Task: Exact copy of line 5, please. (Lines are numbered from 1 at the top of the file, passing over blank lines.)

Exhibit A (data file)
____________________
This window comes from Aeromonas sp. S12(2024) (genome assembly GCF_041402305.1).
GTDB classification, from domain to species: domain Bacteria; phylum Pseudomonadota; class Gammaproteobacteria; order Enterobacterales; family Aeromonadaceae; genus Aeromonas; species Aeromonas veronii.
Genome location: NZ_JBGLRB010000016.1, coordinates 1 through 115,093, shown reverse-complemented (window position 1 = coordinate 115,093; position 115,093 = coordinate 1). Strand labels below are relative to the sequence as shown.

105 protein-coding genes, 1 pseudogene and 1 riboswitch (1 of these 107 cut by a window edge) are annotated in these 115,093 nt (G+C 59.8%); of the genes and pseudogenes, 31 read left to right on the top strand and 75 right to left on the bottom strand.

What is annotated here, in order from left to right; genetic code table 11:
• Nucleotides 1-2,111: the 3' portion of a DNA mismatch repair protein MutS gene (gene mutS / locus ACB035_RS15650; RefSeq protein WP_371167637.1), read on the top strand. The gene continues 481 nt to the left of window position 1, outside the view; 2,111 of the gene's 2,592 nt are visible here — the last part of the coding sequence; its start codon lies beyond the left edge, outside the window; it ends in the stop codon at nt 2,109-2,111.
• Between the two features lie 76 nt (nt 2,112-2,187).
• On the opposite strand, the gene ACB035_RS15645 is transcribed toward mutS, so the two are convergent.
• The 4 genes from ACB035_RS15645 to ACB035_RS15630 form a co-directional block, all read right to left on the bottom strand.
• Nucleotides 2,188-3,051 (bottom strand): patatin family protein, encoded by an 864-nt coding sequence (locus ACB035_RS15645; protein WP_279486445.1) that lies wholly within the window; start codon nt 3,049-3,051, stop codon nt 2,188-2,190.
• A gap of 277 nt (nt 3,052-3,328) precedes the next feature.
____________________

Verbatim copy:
What is annotated here, in order from left to right; genetic code table 11: